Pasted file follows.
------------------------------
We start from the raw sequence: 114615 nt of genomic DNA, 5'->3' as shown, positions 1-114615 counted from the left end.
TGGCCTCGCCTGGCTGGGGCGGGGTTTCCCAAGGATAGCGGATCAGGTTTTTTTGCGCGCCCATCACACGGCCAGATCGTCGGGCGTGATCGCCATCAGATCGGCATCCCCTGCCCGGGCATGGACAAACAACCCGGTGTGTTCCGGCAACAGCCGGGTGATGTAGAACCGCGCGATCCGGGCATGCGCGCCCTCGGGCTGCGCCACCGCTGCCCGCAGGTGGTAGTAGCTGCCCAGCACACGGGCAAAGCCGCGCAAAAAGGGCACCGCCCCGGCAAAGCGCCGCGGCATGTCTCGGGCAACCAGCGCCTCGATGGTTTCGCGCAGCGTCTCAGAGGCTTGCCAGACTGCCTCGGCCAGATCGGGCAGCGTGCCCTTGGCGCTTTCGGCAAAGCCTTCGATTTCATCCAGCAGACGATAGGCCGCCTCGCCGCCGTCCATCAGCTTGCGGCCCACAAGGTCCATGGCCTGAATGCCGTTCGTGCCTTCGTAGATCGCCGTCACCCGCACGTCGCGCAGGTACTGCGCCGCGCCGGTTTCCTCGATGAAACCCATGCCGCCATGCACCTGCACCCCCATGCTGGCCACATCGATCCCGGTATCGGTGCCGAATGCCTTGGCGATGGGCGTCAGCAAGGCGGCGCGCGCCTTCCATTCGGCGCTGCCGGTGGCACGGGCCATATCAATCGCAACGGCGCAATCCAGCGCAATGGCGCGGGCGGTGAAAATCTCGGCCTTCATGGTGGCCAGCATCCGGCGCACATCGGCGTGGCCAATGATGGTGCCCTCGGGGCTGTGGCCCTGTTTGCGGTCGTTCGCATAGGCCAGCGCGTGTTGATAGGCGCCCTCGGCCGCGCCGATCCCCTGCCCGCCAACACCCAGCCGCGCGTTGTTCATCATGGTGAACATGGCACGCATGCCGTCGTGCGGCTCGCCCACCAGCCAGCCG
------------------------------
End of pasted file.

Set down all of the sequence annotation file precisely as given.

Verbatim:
We start from the raw sequence: 114615 nt of genomic DNA, 5'->3' as shown, positions 1-114615 counted from the left end.
TGGCCTCGCCTGGCTGGGGCGGGGTTTCCCAAGGATAGCGGATCAGGTTTTTTTGCGCGCCCATCACACGGCCAGATCGTCGGGCGTGATCGCCATCAGATCGGCATCCCCTGCCCGGGCATGGACAAACAACCCGGTGTGTTCCGGCAACAGCCGGGTGATGTAGAACCGCGCGATCCGGGCATGCGCGCCCTCGGGCTGCGCCACCGCTGCCCGCAGGTGGTAGTAGCTGCCCAGCACACGGGCAAAGCCGCGCAAAAAGGGCACCGCCCCGGCAAAGCGCCGCGGCATGTCTCGGGCAACCAGCGCCTCGATGGTTTCGCGCAGCGTCTCAGAGGCTTGCCAGACTGCCTCGGCCAGATCGGGCAGCGTGCCCTTGGCGCTTTCGGCAAAGCCTTCGATTTCATCCAGCAGACGATAGGCCGCCTCGCCGCCGTCCATCAGCTTGCGGCCCACAAGGTCCATGGCCTGAATGCCGTTCGTGCCTTCGTAGATCGCCGTCACCCGCACGTCGCGCAGGTACTGCGCCGCGCCGGTTTCCTCGATGAAACCCATGCCGCCATGCACCTGCACCCCCATGCTGGCCACATCGATCCCGGTATCGGTGCCGAATGCCTTGGCGATGGGCGTCAGCAAGGCGGCGCGCGCCTTCCATTCGGCGCTGCCGGTGGCACGGGCCATATCAATCGCAACGGCGCAATCCAGCGCAATGGCGCGGGCGGTGAAAATCTCGGCCTTCATGGTGGCCAGCATCCGGCGCACATCGGCGTGGCCAATGATGGTGCCCTCGGGGCTGTGGCCCTGTTTGCGGTCGTTCGCATAGGCCAGCGCGTGTTGATAGGCGCCCTCGGCCGCGCCGATCCCCTGCCCGCCAACACCCAGCCGCGCGTTGTTCATCATGGTGAACATGGCACGCATGCCGTCGTGCGGCTCGCCCACCAGCCAGCCG